Parents: Talking to your Teen Part 4 Eastern Health 2016

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Talking to your teenager about Sexuality & Sexual Health
A Guide for Parents & Caregivers Part 4: Alcohol and Other Drug Use
Mixing alcohol, others drugs, and sex can have serious short and long term effects on someone's mental, emotional, and sexual health. The use of alcohol and other drugs is something we need to talk about with our teens.
It is illegal to purchase or drink alcohol in NL if you are under the age of 19
Teens who drink alcohol are                  likely to have sex than those who do not drink alcohol. Teens who use drugs are                  likely to have sex than those who do not use drugs. A person is incapable of consent to sexual activity when under the influence of drugs or alcohol.
It is illegal to purchase alcohol for someone under the age of 19
Alcohol is the #1 drug used to facilitate sexual assault
Drug facilitated sexual assault & what you need to know
Much more common than drug facilitated sexual assault is for young people to consume too much alcohol or drugs and then become a victim of sexual assault. This can happen to both men and women.
Marijuana is the #2 drug used to facilitate sexual assault
Drugs can be easily slipped into someone's drink at a party or a bar. The drugs take effect QUICKLY. Often, while the victim is unconscious, the sexual assault takes place. Victims often have no memory of what happened, and often blame themselves.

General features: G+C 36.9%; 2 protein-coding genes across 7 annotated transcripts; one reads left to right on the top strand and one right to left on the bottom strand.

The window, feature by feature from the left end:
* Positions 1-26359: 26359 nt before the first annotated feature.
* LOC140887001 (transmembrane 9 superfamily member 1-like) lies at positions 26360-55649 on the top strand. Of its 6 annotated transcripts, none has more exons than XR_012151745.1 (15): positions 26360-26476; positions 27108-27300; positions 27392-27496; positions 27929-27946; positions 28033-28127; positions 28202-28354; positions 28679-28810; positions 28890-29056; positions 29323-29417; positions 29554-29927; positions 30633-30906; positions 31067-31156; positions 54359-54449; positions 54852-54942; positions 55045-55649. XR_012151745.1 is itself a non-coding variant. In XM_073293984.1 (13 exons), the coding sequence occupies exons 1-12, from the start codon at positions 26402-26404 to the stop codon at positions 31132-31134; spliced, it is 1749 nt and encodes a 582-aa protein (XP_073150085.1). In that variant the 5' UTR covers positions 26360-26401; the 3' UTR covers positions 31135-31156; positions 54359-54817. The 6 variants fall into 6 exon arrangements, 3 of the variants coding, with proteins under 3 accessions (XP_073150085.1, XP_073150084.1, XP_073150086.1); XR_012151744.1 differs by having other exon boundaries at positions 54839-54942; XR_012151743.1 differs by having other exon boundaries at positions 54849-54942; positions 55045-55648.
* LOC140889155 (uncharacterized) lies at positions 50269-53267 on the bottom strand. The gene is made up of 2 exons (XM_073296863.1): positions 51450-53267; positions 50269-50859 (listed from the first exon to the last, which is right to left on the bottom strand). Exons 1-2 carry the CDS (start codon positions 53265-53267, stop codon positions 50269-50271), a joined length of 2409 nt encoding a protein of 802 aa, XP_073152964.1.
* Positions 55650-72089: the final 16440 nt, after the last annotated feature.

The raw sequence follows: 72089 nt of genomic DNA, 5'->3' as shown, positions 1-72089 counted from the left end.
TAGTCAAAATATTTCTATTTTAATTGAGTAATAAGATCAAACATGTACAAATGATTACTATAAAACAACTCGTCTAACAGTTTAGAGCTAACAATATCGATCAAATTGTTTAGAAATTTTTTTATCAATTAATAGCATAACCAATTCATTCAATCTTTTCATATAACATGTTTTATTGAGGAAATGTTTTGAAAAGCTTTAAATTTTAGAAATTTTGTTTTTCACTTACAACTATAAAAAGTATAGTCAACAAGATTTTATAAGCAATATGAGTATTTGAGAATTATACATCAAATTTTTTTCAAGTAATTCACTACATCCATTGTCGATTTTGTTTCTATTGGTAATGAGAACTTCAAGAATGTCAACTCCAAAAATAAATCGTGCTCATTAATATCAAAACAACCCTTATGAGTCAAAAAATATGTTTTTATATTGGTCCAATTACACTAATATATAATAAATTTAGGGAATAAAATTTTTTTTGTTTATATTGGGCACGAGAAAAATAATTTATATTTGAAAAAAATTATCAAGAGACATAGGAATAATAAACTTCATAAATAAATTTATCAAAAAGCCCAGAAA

The Effects of Sexual Assault
Most victims do not tell anyone about the assault, as they may blame themselves and want to try and forget that it happened. If they were drinking alcohol, their memory of what happened may be fuzzy, so the crime is not reported. The emotional damage can last a long time. Trust and self-esteem may be hard to rebuild. Other long term effects of sexual assault may include pregnancy and/or a sexually transmitted infection.
of all drug facilitated sexual assaults in Canada are committed by a date or someone that the victim knows.
As a parent, advice you can give to your teen:
Assure your teen that they can trust you and talk to you about anything.   Tell your teen that they don't have to drink to have a good time. Parents can influence the decisions their teens make around alcohol use.
For more information see Talking to your Teenager about Sexuality & Sexual Health, Parts 1-3, 5 and our Conversation Tips:
Part 1: Growing Up Sexually Healthy & Let's Start Talking
Part 5: The Internet & Sex
Part 3: Teens & Birth Control
Part 2: Sexual Development & Sexual Health Risks
Conversation Tips
Additional Resource:
Newfoundland and Labrador Sexual Assault Crisis and Prevention Centre
24 Hour Crisis Hotline 1-800-726-2743
Eastern Health, 2016
Talking to Your Teenager about Sexuality, ages 13-18, Peel Public Health.